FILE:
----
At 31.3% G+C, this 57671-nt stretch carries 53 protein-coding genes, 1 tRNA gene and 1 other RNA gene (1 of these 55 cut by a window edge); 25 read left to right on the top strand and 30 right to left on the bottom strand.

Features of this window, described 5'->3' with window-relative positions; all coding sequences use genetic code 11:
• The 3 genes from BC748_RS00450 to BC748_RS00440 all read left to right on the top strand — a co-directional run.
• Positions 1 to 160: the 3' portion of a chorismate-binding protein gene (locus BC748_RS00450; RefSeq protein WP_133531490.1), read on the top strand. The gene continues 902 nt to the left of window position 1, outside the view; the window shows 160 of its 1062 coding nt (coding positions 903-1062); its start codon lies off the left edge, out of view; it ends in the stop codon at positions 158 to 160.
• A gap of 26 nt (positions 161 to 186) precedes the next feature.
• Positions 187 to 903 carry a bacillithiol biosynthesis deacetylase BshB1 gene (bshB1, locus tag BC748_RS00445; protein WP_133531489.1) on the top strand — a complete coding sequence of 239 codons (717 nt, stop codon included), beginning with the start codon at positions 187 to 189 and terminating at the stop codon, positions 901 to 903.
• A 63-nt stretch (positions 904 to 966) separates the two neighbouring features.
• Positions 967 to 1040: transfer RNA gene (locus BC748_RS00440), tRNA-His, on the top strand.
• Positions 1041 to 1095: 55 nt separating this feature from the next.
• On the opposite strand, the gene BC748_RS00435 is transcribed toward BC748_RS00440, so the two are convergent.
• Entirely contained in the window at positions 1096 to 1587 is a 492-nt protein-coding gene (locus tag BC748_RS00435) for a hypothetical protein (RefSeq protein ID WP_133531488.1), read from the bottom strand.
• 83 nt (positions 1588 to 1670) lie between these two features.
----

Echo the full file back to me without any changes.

At 31.3% G+C, this 57671-nt stretch carries 53 protein-coding genes, 1 tRNA gene and 1 other RNA gene (1 of these 55 cut by a window edge); 25 read left to right on the top strand and 30 right to left on the bottom strand.

Features of this window, described 5'->3' with window-relative positions; all coding sequences use genetic code 11:
• The 3 genes from BC748_RS00450 to BC748_RS00440 all read left to right on the top strand — a co-directional run.
• Positions 1 to 160: the 3' portion of a chorismate-binding protein gene (locus BC748_RS00450; RefSeq protein WP_133531490.1), read on the top strand. The gene continues 902 nt to the left of window position 1, outside the view; the window shows 160 of its 1062 coding nt (coding positions 903-1062); its start codon lies off the left edge, out of view; it ends in the stop codon at positions 158 to 160.
• A gap of 26 nt (positions 161 to 186) precedes the next feature.
• Positions 187 to 903 carry a bacillithiol biosynthesis deacetylase BshB1 gene (bshB1, locus tag BC748_RS00445; protein WP_133531489.1) on the top strand — a complete coding sequence of 239 codons (717 nt, stop codon included), beginning with the start codon at positions 187 to 189 and terminating at the stop codon, positions 901 to 903.
• A 63-nt stretch (positions 904 to 966) separates the two neighbouring features.
• Positions 967 to 1040: transfer RNA gene (locus BC748_RS00440), tRNA-His, on the top strand.
• Positions 1041 to 1095: 55 nt separating this feature from the next.
• On the opposite strand, the gene BC748_RS00435 is transcribed toward BC748_RS00440, so the two are convergent.
• Entirely contained in the window at positions 1096 to 1587 is a 492-nt protein-coding gene (locus tag BC748_RS00435) for a hypothetical protein (RefSeq protein ID WP_133531488.1), read from the bottom strand.
• 83 nt (positions 1588 to 1670) lie between these two features.